Listen to Earthquakes

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Detailed Description

Seismometers record vibrations from a wide assortment of ground motion events. Each event type has a distinctive ground-motion signal with unique frequency and amplitude—its own seismic signature. Seismologists are trained to identify the source of seismic events seen on a webicorder based on its ‘seismic signature’. Although most ground vibrations have a frequency too low for human hearing, we can speed up the signal and make it audible. Listen to the sound of an earthquake and match it with the event that created it using the spectrogram/seismogram to help. Is the sound from:

  • The 2001 Nisqually earthquake recorded in Sequim, Washington?
  • A rock avalanche at Mount Rainier?
  • Lava spine extrusion at Mount St. Helens?
  • An eruption, gliding tremor and explosion at Mount Redoubt, Alaska?
     

Details

Date Taken:

Length: 00:03:16

Location Taken: Vacouver, WA, US

Video Credits: Sound files by Kate Allstadt and Alicia Hotovec

Transcript

Listen to Earthquakes

Seismometers record vibrations from a wide assortment of ground motion events.  A helicopter landing near station.  People walking near station.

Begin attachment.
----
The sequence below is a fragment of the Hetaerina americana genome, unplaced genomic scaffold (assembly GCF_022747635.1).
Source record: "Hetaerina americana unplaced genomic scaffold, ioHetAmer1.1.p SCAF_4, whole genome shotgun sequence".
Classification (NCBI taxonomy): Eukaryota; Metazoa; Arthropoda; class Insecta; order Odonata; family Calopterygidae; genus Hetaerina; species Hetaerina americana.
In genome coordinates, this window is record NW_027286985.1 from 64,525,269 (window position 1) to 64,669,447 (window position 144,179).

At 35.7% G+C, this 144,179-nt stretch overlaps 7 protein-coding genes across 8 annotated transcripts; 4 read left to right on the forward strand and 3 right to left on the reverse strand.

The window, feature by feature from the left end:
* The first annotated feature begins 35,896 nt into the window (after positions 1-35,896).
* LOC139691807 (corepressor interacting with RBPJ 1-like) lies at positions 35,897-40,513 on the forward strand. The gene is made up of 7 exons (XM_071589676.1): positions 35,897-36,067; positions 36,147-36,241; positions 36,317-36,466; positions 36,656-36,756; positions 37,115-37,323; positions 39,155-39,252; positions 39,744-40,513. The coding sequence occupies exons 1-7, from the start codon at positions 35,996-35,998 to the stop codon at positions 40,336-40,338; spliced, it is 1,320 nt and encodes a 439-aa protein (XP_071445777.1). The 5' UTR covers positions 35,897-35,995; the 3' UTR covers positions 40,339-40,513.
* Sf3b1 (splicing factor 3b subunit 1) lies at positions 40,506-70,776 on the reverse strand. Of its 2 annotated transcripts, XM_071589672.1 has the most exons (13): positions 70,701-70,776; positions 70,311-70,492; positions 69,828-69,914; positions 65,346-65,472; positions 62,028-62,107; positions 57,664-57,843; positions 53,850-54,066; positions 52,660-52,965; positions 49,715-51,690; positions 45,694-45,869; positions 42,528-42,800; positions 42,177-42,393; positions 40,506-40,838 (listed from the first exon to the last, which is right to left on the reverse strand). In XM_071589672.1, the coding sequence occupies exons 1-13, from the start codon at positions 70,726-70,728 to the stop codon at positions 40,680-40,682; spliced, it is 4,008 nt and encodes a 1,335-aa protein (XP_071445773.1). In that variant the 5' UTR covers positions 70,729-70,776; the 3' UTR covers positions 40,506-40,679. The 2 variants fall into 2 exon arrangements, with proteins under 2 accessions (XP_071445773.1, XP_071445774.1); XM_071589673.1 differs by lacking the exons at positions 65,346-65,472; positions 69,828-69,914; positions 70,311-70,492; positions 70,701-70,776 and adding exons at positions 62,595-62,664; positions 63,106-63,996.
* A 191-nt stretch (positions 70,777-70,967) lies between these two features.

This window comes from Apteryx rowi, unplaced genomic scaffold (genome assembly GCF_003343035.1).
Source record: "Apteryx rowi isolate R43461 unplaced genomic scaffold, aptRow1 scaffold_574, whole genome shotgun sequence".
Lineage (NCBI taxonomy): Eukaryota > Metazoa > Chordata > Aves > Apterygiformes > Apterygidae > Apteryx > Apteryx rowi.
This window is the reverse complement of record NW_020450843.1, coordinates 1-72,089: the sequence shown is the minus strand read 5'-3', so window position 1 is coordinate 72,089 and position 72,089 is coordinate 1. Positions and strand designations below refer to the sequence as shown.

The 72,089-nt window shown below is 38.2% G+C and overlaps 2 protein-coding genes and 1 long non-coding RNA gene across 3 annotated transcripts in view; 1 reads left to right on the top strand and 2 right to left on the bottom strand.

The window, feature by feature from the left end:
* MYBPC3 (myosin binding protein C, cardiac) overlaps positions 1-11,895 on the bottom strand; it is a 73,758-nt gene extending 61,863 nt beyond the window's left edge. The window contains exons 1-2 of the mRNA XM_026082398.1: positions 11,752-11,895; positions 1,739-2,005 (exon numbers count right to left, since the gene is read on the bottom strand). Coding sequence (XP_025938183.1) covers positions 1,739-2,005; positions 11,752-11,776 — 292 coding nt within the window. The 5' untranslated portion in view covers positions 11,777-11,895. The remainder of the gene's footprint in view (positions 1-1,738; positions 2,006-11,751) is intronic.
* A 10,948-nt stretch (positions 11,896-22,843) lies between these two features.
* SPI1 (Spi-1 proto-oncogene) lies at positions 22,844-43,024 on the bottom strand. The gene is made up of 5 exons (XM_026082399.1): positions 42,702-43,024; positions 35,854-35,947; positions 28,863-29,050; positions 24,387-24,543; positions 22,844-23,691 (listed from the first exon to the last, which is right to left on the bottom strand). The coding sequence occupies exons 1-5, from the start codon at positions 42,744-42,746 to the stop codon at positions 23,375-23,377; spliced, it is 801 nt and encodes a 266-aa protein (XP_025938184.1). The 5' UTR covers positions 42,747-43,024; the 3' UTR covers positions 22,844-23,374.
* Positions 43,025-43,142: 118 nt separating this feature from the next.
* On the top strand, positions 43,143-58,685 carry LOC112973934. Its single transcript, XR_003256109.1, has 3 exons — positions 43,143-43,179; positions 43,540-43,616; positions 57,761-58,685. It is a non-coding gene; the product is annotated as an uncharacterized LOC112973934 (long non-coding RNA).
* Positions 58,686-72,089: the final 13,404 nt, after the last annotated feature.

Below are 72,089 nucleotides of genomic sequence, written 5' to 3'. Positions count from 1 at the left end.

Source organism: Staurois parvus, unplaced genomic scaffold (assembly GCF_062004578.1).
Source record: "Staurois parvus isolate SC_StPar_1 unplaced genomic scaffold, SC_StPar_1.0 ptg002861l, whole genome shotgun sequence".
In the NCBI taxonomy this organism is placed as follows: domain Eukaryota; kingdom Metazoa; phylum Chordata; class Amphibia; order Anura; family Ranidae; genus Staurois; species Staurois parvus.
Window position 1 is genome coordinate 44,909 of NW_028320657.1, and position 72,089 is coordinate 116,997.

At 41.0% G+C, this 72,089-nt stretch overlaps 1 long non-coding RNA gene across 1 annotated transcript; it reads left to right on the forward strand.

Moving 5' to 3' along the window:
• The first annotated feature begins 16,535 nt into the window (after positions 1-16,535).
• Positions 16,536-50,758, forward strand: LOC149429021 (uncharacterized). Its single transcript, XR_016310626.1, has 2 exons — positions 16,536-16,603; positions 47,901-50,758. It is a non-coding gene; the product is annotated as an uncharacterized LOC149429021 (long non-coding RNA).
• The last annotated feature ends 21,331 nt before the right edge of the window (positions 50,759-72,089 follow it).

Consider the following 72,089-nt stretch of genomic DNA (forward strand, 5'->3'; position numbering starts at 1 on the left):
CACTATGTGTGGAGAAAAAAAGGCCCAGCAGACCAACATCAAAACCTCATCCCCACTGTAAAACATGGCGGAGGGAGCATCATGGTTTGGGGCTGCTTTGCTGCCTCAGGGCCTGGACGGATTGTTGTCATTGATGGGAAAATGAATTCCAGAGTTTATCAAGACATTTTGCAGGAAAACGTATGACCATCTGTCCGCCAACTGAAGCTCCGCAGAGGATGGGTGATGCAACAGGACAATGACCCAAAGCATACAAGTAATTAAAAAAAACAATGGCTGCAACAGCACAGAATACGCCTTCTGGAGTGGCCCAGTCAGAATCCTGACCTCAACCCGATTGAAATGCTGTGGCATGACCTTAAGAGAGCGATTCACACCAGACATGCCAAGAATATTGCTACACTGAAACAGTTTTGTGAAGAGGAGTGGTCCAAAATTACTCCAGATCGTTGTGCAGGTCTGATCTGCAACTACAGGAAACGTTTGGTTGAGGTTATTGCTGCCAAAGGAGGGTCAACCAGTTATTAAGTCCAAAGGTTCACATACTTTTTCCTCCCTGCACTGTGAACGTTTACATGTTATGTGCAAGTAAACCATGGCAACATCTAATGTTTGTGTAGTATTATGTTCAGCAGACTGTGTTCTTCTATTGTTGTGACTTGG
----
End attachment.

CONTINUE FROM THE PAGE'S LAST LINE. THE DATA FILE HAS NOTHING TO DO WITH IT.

Each event type has a distinctive ground-motion signal with unique frequency and amplitude—its own seismic signature.  Continuous tremor:  continuous movement of fluids or gases.  Short-period earthquake: slip on a fault or rock breakage.

Seismologists are trained to identify the source of seismic events seen on a webicorder based on its ‘seismic signature’.

VALT EHZ CC [webicorder] shows helicopter, earthquakes, wind.

Although most ground vibrations have a frequency too low for human hearing, we can speed up the signal and make it audible.

Listen to the sound of an earthquake and match it with the event that created it using the spectrogram/seismogram to help.

Ready?

Again?

Which one is it?

Nisqually Earthquake: 2001 Nisqually earthquake recorded in Sequim, WA

Mount Rainier Rockfall: June 2011 rock avalanche at Mount Rainier

Mount St. Helens Drumbeats: October 16, 2004 drumbeats from lava spine extrusion

Mount Redoubt Scream: 2009 Redoubt eruption, gliding tremor and explosion

Too easy!

Good job!

For more information: 

USGS Volcano Hazards Program volcanoes.usgs.gov/vhp/earthquakes.html

USGS Earthquake Hazards Program earthquake.usgs.gov/

Pacific Northwest Seismic Network www.pnsn.org/

Sound files by Kate Allstadt and Alicia Hotovec

Sound file of Redoubt from Kilb, D., Peng, Z., Simpson, D., Michael, A., Fisher, M., Rohrlick, D., 2012, Listen, Watch, Learn: SeisSound Video Products: Seismological Research Letters

Music Inspiring Corporate by Scott Holmes (freemusicarchive.org)

Video by Liz Westby

2017